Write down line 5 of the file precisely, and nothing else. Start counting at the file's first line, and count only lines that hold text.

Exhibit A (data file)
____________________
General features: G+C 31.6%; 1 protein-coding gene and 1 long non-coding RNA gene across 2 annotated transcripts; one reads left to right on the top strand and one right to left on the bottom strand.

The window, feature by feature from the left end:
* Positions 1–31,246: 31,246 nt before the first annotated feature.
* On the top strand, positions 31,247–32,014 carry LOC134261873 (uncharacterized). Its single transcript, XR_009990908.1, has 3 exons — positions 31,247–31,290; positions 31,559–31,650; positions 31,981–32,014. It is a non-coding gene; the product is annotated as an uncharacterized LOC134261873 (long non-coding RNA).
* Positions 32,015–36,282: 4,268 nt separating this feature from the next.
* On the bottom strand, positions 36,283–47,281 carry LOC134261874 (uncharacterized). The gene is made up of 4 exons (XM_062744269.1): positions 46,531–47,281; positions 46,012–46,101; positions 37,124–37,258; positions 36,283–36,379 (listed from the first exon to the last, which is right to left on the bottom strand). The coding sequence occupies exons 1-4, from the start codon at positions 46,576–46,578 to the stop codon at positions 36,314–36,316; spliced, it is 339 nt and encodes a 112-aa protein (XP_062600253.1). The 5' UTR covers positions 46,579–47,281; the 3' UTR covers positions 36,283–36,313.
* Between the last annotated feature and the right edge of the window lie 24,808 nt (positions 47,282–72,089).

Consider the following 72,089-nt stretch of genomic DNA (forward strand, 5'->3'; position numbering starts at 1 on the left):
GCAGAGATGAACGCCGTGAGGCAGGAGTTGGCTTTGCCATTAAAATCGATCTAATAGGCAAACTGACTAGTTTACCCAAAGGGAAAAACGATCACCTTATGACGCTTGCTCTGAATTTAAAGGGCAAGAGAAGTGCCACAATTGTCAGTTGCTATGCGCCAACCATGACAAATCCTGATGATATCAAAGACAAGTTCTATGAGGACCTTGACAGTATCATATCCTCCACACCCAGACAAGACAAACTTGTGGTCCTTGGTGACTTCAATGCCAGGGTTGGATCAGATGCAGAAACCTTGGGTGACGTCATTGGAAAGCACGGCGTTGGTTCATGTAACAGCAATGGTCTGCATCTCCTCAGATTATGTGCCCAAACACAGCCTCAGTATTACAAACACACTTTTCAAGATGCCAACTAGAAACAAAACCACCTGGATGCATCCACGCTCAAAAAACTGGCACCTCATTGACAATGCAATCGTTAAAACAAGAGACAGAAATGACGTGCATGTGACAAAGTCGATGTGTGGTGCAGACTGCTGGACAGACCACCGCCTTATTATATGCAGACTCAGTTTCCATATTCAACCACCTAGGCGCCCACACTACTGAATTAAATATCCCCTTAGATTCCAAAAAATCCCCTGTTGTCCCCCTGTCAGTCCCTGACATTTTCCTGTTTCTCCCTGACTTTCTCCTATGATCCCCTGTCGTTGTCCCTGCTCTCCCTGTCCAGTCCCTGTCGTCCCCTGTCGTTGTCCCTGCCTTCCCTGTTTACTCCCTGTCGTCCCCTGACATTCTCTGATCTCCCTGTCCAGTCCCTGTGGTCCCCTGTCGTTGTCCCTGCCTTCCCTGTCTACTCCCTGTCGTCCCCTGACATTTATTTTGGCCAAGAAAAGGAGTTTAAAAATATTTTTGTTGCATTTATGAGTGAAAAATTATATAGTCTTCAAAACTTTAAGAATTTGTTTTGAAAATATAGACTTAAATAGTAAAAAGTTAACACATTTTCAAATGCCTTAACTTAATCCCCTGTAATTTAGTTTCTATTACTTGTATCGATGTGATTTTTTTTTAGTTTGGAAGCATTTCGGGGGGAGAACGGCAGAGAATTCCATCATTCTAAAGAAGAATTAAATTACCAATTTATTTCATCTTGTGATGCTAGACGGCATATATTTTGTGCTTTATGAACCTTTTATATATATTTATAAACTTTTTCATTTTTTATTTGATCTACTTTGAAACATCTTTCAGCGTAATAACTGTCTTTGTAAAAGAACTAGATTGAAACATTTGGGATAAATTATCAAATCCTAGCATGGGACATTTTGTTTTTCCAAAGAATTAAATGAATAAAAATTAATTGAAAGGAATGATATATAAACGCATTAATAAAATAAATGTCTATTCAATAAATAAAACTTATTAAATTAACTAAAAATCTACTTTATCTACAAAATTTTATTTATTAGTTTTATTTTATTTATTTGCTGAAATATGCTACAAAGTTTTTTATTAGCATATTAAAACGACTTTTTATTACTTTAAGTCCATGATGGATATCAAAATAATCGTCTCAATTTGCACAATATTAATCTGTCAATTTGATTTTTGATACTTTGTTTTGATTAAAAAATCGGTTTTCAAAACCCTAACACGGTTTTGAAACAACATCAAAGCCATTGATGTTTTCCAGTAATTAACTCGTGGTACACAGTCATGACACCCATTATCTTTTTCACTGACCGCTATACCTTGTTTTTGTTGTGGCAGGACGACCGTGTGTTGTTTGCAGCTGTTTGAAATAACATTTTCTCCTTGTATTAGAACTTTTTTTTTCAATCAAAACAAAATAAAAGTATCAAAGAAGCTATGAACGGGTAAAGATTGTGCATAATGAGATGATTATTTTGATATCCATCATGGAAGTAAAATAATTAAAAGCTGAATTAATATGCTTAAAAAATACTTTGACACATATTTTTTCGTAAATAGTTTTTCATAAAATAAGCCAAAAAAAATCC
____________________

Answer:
* Positions 32,015–36,282: 4,268 nt separating this feature from the next.